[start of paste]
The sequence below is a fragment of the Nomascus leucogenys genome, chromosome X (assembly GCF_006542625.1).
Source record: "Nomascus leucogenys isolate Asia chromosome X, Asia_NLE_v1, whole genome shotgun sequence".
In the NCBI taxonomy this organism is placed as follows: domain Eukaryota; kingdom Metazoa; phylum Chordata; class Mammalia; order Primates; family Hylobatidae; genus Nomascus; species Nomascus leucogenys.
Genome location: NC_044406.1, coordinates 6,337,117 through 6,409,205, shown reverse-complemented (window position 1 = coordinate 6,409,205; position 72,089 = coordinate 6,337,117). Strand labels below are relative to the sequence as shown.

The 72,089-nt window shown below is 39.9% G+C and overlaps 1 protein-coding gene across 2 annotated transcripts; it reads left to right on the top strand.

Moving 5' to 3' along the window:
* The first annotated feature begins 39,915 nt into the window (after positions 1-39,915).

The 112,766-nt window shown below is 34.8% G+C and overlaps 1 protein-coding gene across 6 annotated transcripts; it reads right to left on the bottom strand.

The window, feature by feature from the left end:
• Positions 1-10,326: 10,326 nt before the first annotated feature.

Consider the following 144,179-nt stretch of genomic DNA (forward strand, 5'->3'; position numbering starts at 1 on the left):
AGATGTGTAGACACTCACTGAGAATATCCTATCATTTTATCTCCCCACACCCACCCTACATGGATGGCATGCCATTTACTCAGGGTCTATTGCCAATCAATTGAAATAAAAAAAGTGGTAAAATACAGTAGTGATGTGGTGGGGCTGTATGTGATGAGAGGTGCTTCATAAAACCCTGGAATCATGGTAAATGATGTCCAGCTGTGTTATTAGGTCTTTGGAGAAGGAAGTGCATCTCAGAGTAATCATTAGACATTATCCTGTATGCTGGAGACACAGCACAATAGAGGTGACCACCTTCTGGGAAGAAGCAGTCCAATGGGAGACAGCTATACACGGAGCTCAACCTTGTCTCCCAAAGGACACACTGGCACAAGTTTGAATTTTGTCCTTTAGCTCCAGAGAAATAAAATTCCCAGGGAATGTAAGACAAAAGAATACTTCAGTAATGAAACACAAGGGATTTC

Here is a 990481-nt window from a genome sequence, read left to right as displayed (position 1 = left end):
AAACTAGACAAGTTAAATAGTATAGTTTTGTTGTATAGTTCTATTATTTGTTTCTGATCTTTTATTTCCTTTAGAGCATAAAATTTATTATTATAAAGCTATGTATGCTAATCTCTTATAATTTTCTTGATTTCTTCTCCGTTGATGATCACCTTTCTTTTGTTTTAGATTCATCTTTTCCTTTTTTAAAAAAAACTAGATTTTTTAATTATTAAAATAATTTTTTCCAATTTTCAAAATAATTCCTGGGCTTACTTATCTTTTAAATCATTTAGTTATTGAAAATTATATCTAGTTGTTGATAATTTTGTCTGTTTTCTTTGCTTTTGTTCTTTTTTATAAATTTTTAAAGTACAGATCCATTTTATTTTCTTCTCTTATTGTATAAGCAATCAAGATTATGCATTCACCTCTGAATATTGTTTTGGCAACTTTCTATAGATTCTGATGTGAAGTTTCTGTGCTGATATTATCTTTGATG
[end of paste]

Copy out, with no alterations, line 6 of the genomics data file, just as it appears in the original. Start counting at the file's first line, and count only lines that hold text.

Moving 5' to 3' along the window: